EMINENT DOMAIN: THE "DESPOTIC POWER"
September 29, 2004
For years, governments have taken private lands with almost no thought to constitutional limits or the injustice of their acts. The nation's highest court may soon bring this to an end, says Investor's Business Daily (IBD).
On Tuesday, the Supreme Court agreed to take Kelo v. New London, the case of a group of working-class homeowners who are fighting the city of New London, Conn., which has plans to demolish their houses to make way for a private development.
- The Institute for Justice documented more than 10,000 cases between 1998 and 2002 of governments abusing the power of eminent domain.
- That power was intended at the birth of our republic to let authorities condemn private property for public -- not private -- use, but not without the just compensation required by the Fifth Amendment.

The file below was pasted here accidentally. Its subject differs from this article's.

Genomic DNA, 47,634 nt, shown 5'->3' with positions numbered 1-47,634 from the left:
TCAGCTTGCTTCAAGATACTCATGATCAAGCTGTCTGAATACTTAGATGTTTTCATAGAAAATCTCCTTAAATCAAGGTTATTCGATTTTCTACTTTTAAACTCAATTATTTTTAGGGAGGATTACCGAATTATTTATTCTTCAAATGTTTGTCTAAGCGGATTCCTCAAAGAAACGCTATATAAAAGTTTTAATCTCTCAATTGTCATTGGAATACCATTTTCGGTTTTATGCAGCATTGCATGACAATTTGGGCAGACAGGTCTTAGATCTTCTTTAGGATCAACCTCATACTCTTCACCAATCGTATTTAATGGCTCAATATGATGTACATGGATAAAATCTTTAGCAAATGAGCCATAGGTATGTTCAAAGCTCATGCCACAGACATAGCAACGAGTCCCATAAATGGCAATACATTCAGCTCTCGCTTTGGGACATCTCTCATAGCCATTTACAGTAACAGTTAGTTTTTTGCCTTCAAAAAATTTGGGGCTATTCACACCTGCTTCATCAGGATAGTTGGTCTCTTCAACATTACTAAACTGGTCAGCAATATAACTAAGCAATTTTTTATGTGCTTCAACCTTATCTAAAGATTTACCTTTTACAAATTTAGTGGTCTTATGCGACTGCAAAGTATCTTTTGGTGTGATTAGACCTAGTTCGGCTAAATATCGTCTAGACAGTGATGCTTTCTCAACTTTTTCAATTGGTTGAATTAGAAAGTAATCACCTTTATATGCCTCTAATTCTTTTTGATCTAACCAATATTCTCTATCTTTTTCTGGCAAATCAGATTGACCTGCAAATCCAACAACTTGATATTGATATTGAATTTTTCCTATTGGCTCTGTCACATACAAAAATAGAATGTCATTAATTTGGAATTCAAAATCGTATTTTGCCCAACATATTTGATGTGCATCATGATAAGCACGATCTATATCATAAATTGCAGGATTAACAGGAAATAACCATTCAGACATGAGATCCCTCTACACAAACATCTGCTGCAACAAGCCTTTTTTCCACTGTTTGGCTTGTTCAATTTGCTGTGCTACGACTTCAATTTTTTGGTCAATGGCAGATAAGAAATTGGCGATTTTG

- The Institute for Justice believes the number of actual seizures is far higher because there is no single source from which to gather the data.
Should the appropriate ruling be made, governments' habit of taking property for use by other private interests is likely to be halted. There would be no more cases like the one in New London, where the city has tried to seize homes to help a commercial development that officials favor because it means more tax revenues, says IBD.
As the Institute for Justice has well documented, it's easy to see where that sort of mind-set leads to an unchecked corruption of government power that drives more of the elderly, the poor, the middle class, the struggling, the successful and the young out of their homes and small businesses, says IBD.
Source: Editorial, "Despots In Power," Investor's Business Daily, September 29, 2004.
Browse more articles on Tax and Spending Issues